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"Policy Speak" in the Crosshairs
Jargon-heads face friendly fire

By Todd Sallo

Benchmarking a recent proactive paradigm shift has revealed a curriculum model (of a model curriculum, modeled on a fully articulated student-oriented effort-based system) that represents the wave of the future, even as it remains mired in the past.

Data-based inquiries of demand-driven, civic-minded initiatives that are market-based, choice-based, technology-based and segmentally neutral, have incentivized education practitioners and pedagogical personnel to pursue selective flexibility in the utilization of evaluative instruments and assessment tools in learning-oriented, community-level functional analysis.

Knowledge-producing organizations can leverage developmental assets as knowledge products by championing a targeted, learner-centered, knowledge-intensive, cross-sectional centerpiece initiative that impacts and empowers the at-risk demographic without systematizing comprehensive role strain.

A blue ribbon panel has determined that this model bottom-lines as revenue neutral, with a dollar-cost-analysis that reveals both weak power and negative growth.

No doubt some of you are still trying to make sense out of the paragraphs above. You can stop now. Perhaps a "policy wonk" somewhere has actually deduced an unintended meaning in all that gibberish. If so, please notify the editor immediately.

For anyone who is well schooled in the language of policy organizations, foundations and "think tanks," this kind of writing has a familiar ring-some of it even sounds cliche. In fact, though taken out of context, all of the terms and expressions above were culled from actual reports, papers and articles in the field of higher education policy. And with a little tweaking, those paragraphs could even be mistaken for the genuine article, virtually indistinguishable from the barrage of buzzwords that comes out of many policy organizations.

Some linguists refer derisively to this type of jargon-laden language as "policy speak" or "foundation-ese." This is not unique to higher education, of course. Many fields have their own trademark lingo, and some terms take on a life of their own, finding use in unrelated fields, like viruses that jump from one species to another. Much of the jargon regularly employed in the field of higher education policy, for instance, is borrowed from finance and economics, or from the military.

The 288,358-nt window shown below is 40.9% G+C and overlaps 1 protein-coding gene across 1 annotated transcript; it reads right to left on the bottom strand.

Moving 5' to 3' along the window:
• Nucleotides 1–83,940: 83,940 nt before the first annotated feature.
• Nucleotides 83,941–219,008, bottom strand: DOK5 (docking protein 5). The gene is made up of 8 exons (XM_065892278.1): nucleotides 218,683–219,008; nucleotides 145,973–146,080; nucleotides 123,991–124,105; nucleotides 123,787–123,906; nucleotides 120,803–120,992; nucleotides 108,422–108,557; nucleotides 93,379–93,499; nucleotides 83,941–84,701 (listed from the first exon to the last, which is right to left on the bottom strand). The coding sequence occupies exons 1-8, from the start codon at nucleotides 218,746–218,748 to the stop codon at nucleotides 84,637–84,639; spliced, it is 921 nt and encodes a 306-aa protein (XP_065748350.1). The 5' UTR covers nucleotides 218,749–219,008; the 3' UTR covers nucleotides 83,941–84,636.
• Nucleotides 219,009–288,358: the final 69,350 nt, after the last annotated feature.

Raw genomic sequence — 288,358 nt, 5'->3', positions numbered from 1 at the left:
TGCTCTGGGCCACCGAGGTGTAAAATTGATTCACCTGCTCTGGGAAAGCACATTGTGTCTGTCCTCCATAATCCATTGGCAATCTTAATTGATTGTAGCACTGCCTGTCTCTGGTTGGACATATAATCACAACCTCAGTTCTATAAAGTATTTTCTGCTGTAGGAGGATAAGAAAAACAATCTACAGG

A recent Doonesbury cartoon makes great sport of this. In a commencement address, the president of mythical Walden College is attempting to reassure the graduating class that the economy is not a "denied environment," and that their "high-value assets" prepare them well for the future. "Will there be challenges on the way? Blowback, mission creep, friendly fire? Roger that, graduates!" he says. "But never forget: Your education is a force multiplier, effects-based training that will allow you to stay on plan! You're ready, people, so lock and load!"

The military has long been a leading purveyor of this type of abstract language, and the recent war in Iraq provided a perfect opportunity for them to confect and disseminate a lot of jargon which was dutifully repeated, sometimes ad nauseum, by a pliant press.

One of the more common reasons for using jargon is to cushion the impact of the message-hence the invention of such euphemisms as "collateral damage" and "friendly fire." In the modern parlance, we do not "fight the enemy," but rather "engage combatants"-as if a tea party were about to break out. In policy speak, this often takes the form of substituting words like "funding," "investment" and "resources" for the harsher variations of "money." Urban black kids become "at-risk youths." Help becomes "assistance" or, better, "empowerment."

But some jargon serves no such purpose. It is not only unnecessary to the task of communication, but actually obscures the message. A good example is "boots on the ground," one of the more entertaining bits of military jargon that recently gained popularity (and attendant overuse). Does "200,000 more boots on the ground" represent another 200,000 soldiers, or must we divide by two, on the assumption that each soldier has two boots? Have the soldiers walked so many miles that their worn-out boots need to be replaced, thus requiring more boots on the ground?

A CNN report from last April began, "With U.S. boots on the ground at Saddam International Airport, sustained explosions rocked Baghdad on Friday morning." Was anyone wearing these U.S. boots? Did the boots have to sustain the explosions without human reinforcements? Donald Rumsfeld did not clarify.

Of course, the real reason for using this expression, and many others like it, has nothing to do with conveying useful, specific information-in this case, about troop deployments. Rather, its use says, "I am an expert in this field, an insider. I am someone who knows the lingo, so you should listen to me."

It is the equivalent of the secret handshakes used by benevolent societies and fraternities, in that it has no inherent meaning or value on its own (and could even seem bizarre to the uninitiated), but it gets you in the door. Its use seeks to invoke a shared legacy or point of view. It says, "I'm a member of the club; I'm on your side."

Higher education organizations have their equivalents of "boots on the ground." (In fact, some of them have probably already appropriated that term for their own use, perhaps as a way to dramatize renewed calls for more K-12 teachers.) Adjectives such as "proactive," "comprehensive" and "intensive" are commonly applied, even though their meaning is nebulous at best, because their use confers the appearance of expertise and proficiency. Expressions such as "high-stakes" and "new paradigm" lend a sense of drama and gravity to otherwise ordinary run-of-the-mill issues. "Benchmarking" implies a serious, scientific analysis. And why form a committee, when you can establish a "blue ribbon" panel?

Language of this type can sometimes be used to announce a political point of view, party affiliation or other bias. In education policy speak, words like "underrepresented" and "diversity" tend to reveal a left-leaning attitude, while expressions like "family values" and "back to basics" usually show the opposite. If the purpose is pure communication, then this is not all bad. When understood by the intended audience, it can be useful in conveying a great deal of information succinctly-like technical language among experts.